Moths and Perhaps Other Animals Rely on Precise Timing of Neural Spikes

Related Images

News Image Block

Research on the hummingbird-sized hawk moth (Manduca sexta) shows that millisecond changes in timing of its action potential spikes conveys the majority of information the moth uses to coordinate the muscles in its wings. (Credit: Rob Felt, Georgia Tech)

A hawk moth (Manduca sexta) flaps its wings as tiny wires transmit the signals produced by its muscles to a computer for analysis. The research showed that millisecond changes in timing of the action potential spikes conveys the majority of information the moth uses to coordinate the muscles in its wings. (Credit: Rob Felt, Georgia Tech)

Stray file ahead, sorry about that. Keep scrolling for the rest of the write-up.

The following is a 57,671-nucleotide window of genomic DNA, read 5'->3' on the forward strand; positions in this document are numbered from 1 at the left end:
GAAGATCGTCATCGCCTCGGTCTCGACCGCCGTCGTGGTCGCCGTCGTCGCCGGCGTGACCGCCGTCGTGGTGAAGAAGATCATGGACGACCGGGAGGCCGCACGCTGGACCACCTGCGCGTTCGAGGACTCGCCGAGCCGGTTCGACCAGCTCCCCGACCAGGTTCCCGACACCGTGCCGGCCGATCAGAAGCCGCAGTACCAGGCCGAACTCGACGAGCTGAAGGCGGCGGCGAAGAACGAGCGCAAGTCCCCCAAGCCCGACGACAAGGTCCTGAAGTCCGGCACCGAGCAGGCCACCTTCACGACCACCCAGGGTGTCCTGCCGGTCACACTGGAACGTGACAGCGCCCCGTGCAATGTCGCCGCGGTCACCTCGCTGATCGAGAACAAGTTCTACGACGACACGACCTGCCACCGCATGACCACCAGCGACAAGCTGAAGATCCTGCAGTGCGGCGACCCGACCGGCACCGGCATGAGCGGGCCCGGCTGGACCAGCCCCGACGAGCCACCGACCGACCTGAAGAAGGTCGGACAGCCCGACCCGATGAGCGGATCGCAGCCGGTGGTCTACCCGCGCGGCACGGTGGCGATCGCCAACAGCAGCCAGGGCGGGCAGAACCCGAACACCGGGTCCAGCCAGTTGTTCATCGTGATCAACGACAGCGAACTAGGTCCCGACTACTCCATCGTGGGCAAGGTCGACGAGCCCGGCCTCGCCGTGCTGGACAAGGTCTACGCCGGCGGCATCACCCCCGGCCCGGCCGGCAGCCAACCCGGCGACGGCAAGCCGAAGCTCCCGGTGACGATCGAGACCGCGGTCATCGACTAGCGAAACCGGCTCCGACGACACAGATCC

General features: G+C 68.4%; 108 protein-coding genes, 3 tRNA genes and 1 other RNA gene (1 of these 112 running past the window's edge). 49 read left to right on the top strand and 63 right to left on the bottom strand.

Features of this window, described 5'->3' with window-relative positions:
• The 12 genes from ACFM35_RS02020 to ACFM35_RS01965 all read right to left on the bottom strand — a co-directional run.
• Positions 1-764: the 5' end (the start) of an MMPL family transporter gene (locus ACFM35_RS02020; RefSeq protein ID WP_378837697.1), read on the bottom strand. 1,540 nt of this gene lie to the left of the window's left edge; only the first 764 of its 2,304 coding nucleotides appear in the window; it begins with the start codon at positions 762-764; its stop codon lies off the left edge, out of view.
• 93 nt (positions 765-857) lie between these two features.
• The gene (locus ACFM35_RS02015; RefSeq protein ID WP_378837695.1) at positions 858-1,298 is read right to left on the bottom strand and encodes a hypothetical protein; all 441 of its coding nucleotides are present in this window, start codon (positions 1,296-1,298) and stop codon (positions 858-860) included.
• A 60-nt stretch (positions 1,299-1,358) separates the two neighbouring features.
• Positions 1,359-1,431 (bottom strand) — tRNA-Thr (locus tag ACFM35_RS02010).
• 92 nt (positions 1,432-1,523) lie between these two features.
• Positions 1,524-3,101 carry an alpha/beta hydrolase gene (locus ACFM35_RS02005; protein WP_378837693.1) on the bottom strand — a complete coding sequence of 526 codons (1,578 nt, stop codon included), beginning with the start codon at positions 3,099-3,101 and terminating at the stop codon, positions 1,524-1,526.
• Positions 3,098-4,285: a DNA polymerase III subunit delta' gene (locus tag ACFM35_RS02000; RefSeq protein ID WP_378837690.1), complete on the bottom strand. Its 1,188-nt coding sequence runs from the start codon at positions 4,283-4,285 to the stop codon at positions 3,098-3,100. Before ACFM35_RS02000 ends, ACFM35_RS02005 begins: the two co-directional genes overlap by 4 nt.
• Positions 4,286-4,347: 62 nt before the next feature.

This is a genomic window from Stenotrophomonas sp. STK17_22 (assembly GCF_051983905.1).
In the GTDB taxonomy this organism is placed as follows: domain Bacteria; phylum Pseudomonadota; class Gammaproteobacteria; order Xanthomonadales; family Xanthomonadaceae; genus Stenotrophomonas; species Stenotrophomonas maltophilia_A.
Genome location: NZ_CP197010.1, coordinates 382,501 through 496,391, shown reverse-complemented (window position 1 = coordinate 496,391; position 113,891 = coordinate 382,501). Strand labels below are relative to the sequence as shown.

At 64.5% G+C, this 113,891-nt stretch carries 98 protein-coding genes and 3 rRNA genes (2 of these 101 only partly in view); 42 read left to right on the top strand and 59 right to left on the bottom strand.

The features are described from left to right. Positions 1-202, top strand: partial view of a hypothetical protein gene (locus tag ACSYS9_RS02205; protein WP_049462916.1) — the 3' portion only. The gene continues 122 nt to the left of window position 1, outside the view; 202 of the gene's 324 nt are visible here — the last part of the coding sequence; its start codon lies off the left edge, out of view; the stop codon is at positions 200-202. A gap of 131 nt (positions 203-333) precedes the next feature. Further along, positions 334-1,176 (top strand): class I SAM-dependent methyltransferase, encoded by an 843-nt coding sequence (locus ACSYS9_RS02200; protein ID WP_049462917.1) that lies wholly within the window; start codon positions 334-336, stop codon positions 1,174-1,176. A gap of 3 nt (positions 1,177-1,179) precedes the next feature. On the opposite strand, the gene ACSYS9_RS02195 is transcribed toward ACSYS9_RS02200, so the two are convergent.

Researchers Joy Putney, Simon Sponberg, and Rachel Conn discuss analysis of signals from a hawk moth (Manduca sexta). The research showed that millisecond changes in timing of the action potential spikes conveys the majority of information the moth uses to coordinate the muscles in its wings. (Credit: Rob Felt, Georgia Tech)

Georgia Tech researcher Simon Sponberg holds a hawkmoth (Manduca sexta). Research on this hummingbird-sized insect shows that millisecond changes in timing of its action potential spikes conveys the majority of information the moth uses to coordinate the muscles in its wings. (Credit: Rob Felt, Georgia Tech)